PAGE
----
You could also deliver a coupon as added incentive.
Modern consumers respond well to visuals in marketing. In fact, eye-tracking studies performed by Nielsen Norman Group showed that internet readers pay close attention to information that contains images. Your brand can take advantage of the power of imagery by including rich media in your push notifications.
Rich media push notifications allow you to include media embedded within your Android and iOS mobile notifications. This media can include images, video clips, audio, or even animated gifs. These types of notifications help you grab the attention of busy modern consumers and get them to engage with your messaging.
These are just a few examples of how media in push notifications can be used to capture the attention of your audience.
Again, there are many reasons why a brand might use rich media push notifications to get information out to consumers. If you have relevant images, video, or audio that you think might engage your users, consider how you might be able to include this content in your push notification messaging. Rich media works particularly well for new product releases as it allows you to give consumers a preview of the product before they click to view.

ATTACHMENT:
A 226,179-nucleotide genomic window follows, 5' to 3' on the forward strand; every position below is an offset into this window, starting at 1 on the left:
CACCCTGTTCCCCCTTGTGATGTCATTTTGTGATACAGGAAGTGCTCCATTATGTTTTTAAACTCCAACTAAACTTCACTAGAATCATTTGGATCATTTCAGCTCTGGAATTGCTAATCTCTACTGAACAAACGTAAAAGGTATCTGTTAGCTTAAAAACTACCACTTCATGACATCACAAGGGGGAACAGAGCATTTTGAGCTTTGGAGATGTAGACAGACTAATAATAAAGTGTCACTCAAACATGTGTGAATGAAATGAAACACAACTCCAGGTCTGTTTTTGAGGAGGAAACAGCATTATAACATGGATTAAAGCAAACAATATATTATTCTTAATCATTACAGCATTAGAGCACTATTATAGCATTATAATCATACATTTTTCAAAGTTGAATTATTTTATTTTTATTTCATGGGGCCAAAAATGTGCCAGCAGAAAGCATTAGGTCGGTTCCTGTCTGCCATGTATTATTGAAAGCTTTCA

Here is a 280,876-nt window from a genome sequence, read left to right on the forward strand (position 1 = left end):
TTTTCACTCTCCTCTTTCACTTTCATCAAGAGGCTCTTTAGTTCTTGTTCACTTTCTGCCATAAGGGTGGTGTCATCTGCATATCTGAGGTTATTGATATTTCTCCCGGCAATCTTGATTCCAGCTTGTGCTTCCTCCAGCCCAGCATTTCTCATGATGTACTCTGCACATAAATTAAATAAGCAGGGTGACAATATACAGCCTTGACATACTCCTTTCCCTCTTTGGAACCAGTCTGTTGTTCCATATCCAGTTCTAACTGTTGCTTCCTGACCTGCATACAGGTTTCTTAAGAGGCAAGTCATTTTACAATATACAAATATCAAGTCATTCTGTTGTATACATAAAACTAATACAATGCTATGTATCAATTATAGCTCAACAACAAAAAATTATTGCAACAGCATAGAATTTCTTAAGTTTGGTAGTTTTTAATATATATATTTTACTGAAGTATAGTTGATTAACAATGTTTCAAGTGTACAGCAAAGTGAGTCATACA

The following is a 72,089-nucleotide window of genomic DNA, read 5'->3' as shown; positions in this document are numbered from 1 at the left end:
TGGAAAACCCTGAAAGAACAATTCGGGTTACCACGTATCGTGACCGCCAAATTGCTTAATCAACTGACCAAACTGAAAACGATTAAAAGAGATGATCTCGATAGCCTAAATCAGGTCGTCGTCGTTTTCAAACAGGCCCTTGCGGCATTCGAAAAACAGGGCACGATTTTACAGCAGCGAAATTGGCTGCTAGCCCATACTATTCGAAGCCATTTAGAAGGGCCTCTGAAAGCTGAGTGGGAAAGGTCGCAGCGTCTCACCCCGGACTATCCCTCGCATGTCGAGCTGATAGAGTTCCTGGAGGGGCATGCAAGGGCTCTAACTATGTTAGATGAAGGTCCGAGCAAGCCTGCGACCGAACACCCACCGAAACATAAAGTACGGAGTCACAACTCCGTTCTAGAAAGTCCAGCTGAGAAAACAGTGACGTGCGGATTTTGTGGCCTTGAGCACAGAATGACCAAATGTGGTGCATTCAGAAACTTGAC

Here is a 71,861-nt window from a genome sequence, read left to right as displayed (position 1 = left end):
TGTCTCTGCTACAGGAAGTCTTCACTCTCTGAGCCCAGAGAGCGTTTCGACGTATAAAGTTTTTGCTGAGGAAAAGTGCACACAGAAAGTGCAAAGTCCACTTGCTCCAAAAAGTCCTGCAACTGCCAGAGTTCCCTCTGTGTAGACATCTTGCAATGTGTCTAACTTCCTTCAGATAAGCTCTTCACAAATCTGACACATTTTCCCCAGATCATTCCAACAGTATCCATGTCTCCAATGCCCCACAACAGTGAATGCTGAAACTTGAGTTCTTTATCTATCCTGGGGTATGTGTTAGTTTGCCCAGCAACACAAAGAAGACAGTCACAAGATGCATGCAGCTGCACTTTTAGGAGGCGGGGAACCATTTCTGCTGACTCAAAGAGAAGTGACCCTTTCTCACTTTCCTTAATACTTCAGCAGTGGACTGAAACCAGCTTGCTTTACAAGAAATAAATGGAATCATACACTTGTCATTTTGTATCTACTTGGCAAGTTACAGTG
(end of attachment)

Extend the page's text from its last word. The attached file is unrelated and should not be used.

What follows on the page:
When it comes to providing notifications to your customers, there tends to be a fine line between helpful and engaging messages and those that are just plain annoying.
The key to developing a successful push notification strategy is focusing on the industry best practices that help ensure your messaging is useful. Use the following tactics to get the best results with your brand’s push notifications:
Use the following tactics to get the best results with your brand’s push notifications:
As with many other marketing tactics, personalization in your push notifications can go a long way. In fact, one study found that personalizing push notification content could improve open rates by up to 4x.
While the average open rate of generic notifications was about 1.5%, those notifications that included personalized messaging showed an average open rate of 5.9%.